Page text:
[packagekit] Package update policy
hughsient at gmail.com
Wed Sep 26 12:47:14 PDT 2007
On Wed, 2007-09-26 at 15:21 -0400, Bryan Clark wrote:
> I had made some notes on package update policy a while back and now
> have been reprimanded for not promptly sharing :)
> So here they are:
> - Daily updates on idle usage if possible ( somewhat complicated
> if() statement )
Yes, Idle detection is on the radar. This is important, and it's
session, so we can just ask gnome-screensaver.
> - Silently download updates in the background
Hmm difficult, as UpdateSystem is a one-method call, not a two level
"download" and then "install". We could fix that tho, although I'm not
sure the backends would be able to do what we wanted.
> - Does not ask to perform updates ( alerts of this default at first
> update )
> Daily updates are probably an ideal default, but it should try to be
> done when system is idle, i.e. the user is away from the computer.
> I'm not sure if checking for updates is a resource intensive project,
Checking no, doing yes.
> I suppose that's a back-end independent issue really but for the most
> part updating is somewhat resource intensive and should be done when
> the computer isn't being actively used. That said there are lots of
> gotchas with this in terms of security updates or systems that are
> used and then suspended or shutdown without much idle time; each of
> which I believe can have a simple solution.
I figure try doing when idle, and if never idle, just doing the action
> Downloading the updates (and dependencies) in the background allows
> for a UI that is a simple question of "Do you want these installed?"
> with no secondary response of "Now wait while I get those things you
> asked for". For people who are paying for bandwidth by the byte or
> something this is a tricky situation, we could try to be smart and
> detect if you're on a connection like this, however those smarts are
> bound to fail often and be somewhat confusing.
Sure. People with free EDGE want to do updates over dial up, but users
on GPRS probably don't.
> Instead if the Package Update simply always shows it's icon in the
> system tray when it's downloading, it should be good enough combined
> with a preference for never automatically downloading updates.
> Automatic updates are a smart idea, however some people like to have
> control over their computer being smart. So there is a first time
> usage scenario that covers the automatic nature of the system update
> allow for a point at which people can configure the application or let
> it do what it does automatically.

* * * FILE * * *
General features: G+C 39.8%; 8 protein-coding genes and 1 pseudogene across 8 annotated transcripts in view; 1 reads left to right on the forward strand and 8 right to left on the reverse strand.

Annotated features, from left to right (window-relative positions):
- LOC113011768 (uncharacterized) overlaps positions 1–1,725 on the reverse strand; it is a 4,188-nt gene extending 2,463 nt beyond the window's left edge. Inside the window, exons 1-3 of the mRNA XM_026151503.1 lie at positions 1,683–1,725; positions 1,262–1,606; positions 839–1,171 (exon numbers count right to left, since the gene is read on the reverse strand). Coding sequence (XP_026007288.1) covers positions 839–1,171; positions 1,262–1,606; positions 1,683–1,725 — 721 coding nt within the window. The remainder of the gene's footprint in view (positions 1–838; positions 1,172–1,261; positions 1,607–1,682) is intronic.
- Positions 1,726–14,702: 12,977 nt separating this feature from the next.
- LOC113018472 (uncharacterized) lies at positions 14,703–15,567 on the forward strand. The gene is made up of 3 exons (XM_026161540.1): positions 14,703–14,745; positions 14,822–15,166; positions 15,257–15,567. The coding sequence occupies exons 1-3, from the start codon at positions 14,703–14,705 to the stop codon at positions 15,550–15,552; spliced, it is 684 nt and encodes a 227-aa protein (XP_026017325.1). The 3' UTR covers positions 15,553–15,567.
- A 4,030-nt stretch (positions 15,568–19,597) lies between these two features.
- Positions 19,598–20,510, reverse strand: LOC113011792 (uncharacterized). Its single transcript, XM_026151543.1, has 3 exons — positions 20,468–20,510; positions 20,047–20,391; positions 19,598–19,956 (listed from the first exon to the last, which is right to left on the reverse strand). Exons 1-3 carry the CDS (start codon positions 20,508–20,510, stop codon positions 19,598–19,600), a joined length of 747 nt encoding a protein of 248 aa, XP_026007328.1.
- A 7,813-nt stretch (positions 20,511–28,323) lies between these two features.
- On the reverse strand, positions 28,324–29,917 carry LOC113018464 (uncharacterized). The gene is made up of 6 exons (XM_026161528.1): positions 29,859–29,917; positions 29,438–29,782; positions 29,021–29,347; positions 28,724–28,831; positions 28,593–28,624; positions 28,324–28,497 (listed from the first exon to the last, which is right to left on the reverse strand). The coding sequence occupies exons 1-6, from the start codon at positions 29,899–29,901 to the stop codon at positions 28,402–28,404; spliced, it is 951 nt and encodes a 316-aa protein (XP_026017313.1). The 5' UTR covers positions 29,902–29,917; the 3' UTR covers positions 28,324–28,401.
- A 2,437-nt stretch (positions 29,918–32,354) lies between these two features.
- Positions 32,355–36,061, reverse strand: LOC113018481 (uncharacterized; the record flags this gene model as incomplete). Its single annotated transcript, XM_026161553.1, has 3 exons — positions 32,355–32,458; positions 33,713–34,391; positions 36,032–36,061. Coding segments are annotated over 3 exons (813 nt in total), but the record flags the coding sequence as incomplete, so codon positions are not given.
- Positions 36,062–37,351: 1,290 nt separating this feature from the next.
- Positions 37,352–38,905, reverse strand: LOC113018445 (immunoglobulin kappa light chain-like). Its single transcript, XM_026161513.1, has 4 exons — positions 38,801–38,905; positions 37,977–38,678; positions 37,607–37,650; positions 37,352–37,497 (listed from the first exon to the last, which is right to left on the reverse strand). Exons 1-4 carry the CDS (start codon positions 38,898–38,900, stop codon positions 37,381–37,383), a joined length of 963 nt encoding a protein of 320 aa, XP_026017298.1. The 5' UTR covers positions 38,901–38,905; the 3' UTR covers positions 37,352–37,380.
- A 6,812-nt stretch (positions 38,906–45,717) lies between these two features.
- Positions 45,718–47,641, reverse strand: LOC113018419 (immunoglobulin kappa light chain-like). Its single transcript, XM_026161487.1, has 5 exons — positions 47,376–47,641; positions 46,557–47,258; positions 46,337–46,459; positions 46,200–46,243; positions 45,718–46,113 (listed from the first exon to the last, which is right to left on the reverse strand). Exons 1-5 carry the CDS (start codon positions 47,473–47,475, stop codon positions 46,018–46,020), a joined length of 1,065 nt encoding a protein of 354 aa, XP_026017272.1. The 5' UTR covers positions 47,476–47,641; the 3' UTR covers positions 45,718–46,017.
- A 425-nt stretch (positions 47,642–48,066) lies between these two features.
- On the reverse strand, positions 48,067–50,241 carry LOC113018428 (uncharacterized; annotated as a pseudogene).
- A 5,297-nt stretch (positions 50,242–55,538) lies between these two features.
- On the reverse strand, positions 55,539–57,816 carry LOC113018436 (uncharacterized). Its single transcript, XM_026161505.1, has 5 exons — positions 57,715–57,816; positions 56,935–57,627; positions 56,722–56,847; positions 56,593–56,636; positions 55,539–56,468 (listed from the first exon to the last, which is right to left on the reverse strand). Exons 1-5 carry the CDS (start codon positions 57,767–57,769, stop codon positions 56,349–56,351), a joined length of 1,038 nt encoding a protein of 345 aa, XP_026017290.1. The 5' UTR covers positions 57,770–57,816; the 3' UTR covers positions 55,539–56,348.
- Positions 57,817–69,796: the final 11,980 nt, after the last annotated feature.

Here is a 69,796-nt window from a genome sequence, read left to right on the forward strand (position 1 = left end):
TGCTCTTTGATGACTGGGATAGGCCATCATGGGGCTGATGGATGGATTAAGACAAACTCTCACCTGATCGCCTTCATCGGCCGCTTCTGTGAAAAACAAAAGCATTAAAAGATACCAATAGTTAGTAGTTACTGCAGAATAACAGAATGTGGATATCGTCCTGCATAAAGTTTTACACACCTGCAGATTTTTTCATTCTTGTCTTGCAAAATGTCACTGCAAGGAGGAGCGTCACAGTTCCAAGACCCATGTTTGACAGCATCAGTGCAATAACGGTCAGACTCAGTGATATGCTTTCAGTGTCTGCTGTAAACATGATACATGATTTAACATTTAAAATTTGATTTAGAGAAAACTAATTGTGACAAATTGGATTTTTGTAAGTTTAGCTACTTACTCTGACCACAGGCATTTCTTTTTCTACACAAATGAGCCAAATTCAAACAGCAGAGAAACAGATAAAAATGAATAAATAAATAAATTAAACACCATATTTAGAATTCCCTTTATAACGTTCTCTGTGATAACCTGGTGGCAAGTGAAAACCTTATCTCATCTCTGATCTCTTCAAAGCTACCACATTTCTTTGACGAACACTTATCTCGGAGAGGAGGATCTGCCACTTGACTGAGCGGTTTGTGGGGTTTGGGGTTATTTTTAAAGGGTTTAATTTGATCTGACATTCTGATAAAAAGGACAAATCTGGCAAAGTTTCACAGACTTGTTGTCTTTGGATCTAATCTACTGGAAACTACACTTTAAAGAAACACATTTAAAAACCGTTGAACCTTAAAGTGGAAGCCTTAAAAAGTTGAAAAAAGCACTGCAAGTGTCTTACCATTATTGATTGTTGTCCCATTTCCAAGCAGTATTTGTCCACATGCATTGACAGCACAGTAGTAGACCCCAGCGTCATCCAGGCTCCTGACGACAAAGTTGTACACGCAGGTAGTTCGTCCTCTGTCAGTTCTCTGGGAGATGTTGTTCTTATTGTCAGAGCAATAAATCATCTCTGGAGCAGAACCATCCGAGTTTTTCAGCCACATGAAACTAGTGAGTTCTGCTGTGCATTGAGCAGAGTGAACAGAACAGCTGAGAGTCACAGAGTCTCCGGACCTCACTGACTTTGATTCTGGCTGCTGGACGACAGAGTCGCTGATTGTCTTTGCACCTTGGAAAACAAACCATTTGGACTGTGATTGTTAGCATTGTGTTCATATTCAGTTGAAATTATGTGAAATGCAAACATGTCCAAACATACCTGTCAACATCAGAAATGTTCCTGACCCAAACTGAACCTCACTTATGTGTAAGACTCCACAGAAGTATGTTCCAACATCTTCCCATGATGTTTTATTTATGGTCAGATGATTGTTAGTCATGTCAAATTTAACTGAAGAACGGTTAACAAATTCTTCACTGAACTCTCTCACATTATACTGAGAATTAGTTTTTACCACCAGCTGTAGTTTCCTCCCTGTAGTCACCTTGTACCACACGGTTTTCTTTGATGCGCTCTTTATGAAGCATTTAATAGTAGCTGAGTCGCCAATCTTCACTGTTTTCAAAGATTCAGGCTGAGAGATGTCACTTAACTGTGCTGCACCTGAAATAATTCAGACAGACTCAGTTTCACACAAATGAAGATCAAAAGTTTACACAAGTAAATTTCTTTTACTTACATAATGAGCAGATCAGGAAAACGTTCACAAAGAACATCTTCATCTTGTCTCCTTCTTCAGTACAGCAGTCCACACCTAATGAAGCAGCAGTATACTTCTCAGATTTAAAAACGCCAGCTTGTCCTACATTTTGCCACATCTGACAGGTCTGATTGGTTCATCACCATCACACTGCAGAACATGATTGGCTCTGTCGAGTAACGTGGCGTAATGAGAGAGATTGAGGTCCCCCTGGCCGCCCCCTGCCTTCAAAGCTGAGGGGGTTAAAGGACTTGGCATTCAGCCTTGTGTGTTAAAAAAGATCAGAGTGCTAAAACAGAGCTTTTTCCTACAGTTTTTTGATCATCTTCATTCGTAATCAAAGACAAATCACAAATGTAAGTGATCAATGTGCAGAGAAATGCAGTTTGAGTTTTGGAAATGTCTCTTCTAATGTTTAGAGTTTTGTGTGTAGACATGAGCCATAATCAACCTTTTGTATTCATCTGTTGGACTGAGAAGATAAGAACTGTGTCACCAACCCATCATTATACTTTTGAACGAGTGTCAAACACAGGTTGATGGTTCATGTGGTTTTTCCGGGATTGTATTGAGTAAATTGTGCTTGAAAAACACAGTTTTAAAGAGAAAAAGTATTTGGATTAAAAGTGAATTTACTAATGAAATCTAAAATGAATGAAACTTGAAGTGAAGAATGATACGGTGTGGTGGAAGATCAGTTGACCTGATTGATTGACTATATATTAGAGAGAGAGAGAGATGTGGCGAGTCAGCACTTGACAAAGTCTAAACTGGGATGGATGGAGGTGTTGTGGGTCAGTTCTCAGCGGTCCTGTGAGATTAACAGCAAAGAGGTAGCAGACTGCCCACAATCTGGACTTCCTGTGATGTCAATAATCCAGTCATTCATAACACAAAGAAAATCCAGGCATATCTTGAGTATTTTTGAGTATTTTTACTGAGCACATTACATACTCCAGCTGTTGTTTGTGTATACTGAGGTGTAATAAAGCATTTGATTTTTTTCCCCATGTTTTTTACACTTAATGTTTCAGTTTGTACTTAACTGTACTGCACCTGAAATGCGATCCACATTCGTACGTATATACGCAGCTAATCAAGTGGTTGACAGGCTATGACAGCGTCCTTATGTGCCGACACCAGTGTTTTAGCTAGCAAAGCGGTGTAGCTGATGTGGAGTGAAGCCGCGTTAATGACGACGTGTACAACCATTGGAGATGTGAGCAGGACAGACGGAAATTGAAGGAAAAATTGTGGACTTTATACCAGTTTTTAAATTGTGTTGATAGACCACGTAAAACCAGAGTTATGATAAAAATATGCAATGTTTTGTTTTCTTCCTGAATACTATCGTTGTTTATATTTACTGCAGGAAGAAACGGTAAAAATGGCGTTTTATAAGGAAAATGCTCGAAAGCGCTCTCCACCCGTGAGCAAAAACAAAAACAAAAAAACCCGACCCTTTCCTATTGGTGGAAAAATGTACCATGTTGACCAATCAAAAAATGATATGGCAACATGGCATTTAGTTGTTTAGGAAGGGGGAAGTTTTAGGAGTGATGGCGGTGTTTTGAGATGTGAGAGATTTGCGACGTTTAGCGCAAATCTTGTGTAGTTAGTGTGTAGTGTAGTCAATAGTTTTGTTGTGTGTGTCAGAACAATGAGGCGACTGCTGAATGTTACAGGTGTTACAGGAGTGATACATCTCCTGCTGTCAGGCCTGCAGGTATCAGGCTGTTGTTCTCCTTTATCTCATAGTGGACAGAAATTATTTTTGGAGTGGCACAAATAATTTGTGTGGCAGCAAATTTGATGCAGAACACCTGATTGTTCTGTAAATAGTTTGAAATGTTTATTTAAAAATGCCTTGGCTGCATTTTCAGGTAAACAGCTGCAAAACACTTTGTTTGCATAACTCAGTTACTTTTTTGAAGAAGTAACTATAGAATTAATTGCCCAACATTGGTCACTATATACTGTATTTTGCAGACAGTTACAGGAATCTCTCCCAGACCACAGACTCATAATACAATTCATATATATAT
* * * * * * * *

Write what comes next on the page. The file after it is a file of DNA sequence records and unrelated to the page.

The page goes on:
I figured choose sane defaults, to not bombard the user with questions
on first install...
> First Time Use Scenario
> - Wait until ideal time to update
> - If updates are available show Package Update icon and begin
> download [ tooltip: Downloading New Updates Available]
> - Wait until Person has returned to computer ( not idle )
> - Advertise that the Package Updater has downloaded updates via a
> notification icon
> "Updates are ready to be installed but will wait until your system
> is idle again. All future updates will be performed automatically"
> [[Install Updates Now]] [Install Updates Later] [Configure...]
> The whole reason behind this scenario is so a minority of people can
> prevent the updater from being automatic when they want it to be
> manual without asking too many question up front which we assume would
> confuse or annoy the majority of users who don't understand or don't
Sure. I think we do need to ask the user at least once from a privacy
point of view.
> Normal Run Scenario ( started once daily while the system is idle )
> - Show systray icon while checking for available updates
> - Keep systray icon around if there are update and begin downloading
> - Begin update once all packages and their dependencies are
Sure, see above.
> I wanted to do the first step completely under the radar, especially
> if it's happening while the person is using the computer. Having a
> little icon appear in your systray everyday and then disappear rather
> quickly (because there were no updates) could be a little
> disconcerting to your average user. But if we're able to do it on
> idle for the most part then it just won't matter.
Idle is the plan.
> I saw you have a couple different icons for the different states that
> occur, it's probably good to keep the first one innocuous looking and
> then a "downlading" style icon, followed by an "updating" style
> icon... defining those iconic meanings is going to be like a trip in
> the park :)
Yup. I'm using mail-send-receive at the moment for downloading. Not
> Interrupted During Update Scenario (person comes back to the idle
> system while it's being updated)
> - Systray icon shows updater in progress
> - Display notification bubble
> "Update in Progress\n
> 10 of 100 packages updated"
> [Watch Update Progress] [Configure...]
> I don't think we need a close bubble or ignore action here because
> there should be a close icon, also I don't really know that you have a
> UI for watching the updates happen but I'm assuming you do :)
Yup, you can get to it in the dropdown from the icon. I can tell you've
not tried out the code yet :-)
> As for the System Update Preferences UI I'd go with something like
> System Update Preferences
> [x] Automatically Check for Updates When Idle
> [Every Day \/] Check for new updates
> [x] Download updates automatically
> (o) Never ask for confirmation, perform all updates automatically
> ( ) Always perform security updates, but ask otherwise
> ( ) Always ask before updating anything
Hmm. not very new user friendly. I need to test this on my girlfriend -
if she can get it, then we've won.
> Hope I'm not coming into the game too late.
Nope, there's nothing in git yet; I appreciate the help.
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